It’s cheesy and has, particularly at the outset, some really clunky dialogue, but later on, there are also some great lines. And some amazing scenes. In the end, you forget cheesiness and focus on the story, the hotshot pilot who just wants to shoot down Nazis, his commanding officer who has trouble with the booze.
Some of the film’s flaws, like those in our friends, make the film more endearing, like the imprisoned American officer who can’t disguise his Australian accent — or Cuba Gooding Jr.‘s attempt to imitate Douglas MacArthur by dramatically clenching his teeth on a curved pipe. (Perhaps because Gooding is such a likable guy, he can get away with this — and, in my eyes, he does.) In the end, it’s just a feel-good story about a group Americans who want to serve the country even as some in their country’s leadership question their ability to serve.
The pacing of the film is such that you’re drawn into the story and easily forget its shortcomings. Director Anthony Hemingway focused on making it an action film, starting in the air rather than tell us about the Tuskegee program. It is not as great a film as Glory to which I’m sure it’s been compared, but it doesn’t need to be. It entertains us, it moves us — and reminds us of some forgotten men of the greatest generation, men who helped defeat one of the greatest evils of all time.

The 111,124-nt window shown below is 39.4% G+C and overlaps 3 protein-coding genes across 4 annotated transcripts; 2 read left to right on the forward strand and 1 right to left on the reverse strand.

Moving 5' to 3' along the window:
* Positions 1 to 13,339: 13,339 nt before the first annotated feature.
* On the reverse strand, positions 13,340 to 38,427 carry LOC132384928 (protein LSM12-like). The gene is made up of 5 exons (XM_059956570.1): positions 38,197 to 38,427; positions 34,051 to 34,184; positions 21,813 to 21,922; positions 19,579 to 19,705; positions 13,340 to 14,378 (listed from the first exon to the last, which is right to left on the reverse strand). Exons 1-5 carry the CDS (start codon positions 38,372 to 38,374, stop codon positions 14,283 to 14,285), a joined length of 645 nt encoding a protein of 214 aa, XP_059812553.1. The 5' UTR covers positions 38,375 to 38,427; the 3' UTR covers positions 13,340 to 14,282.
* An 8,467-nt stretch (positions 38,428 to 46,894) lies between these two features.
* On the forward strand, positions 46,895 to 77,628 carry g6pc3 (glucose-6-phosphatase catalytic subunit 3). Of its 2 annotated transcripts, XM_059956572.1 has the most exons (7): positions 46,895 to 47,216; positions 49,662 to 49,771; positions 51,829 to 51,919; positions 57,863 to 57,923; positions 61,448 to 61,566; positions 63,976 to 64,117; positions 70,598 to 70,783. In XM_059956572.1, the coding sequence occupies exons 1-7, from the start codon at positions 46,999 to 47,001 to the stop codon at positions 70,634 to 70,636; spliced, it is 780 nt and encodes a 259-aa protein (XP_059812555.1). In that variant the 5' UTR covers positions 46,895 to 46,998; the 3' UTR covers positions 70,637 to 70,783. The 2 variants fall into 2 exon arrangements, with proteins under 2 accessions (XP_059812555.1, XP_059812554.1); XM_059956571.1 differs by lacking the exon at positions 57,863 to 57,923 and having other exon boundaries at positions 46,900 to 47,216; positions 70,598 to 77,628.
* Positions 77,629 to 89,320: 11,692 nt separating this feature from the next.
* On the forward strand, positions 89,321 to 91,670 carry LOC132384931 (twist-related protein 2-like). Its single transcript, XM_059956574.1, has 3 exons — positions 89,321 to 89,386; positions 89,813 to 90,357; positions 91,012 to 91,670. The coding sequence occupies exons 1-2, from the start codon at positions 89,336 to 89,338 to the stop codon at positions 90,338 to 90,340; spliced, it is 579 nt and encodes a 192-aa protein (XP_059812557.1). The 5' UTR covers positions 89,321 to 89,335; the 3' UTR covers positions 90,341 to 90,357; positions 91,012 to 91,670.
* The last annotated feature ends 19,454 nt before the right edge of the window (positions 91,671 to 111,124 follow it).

This is why they make movies.
Earlier today, I finished Walter Isaacson’s most excellent biography of Steve Jobs. And highly recommend it, despite some glaring flaws. At time, the book seems slapdash (which makes sense given how quickly the book was published after the death of the entrepreneur). And he seems to treat Jobs’s wife with kid gloves — as if she were some kind of saint (which makes sense given how cooperative she was in Isaacson’s research–and that she’s still alive and grieving).
There is much to say about jobs, his prickly personality, his luck in finding peers and mentors who could help him find his way professionally and personally. His ability to achieve his great success without federal funding or government encouragement. His appreciation of design and attention to detail. His charisma. His supportive stepfather.
When I was still reading the book a friend asked me what one thing stood out about the book (and by extension the man), I replied his persistence, his determination, his belief that he could achieve a certain project even when others told him it was impossible. How he grappled with what one of his colleagues called the “reality distortion field.”
Toward the end of the book, Isaacson compares Jobs to such pioneers as Thomas Edison and Henry Ford. I see his point, but don’t buy his argument. As I was reading the biography, I kept thinking of another pioneer of the last century, Walt Disney. Soon after finishing Isaacson’s book, I picked up — and started reading — Neal Gabler’s biography of the cartoon tycoon.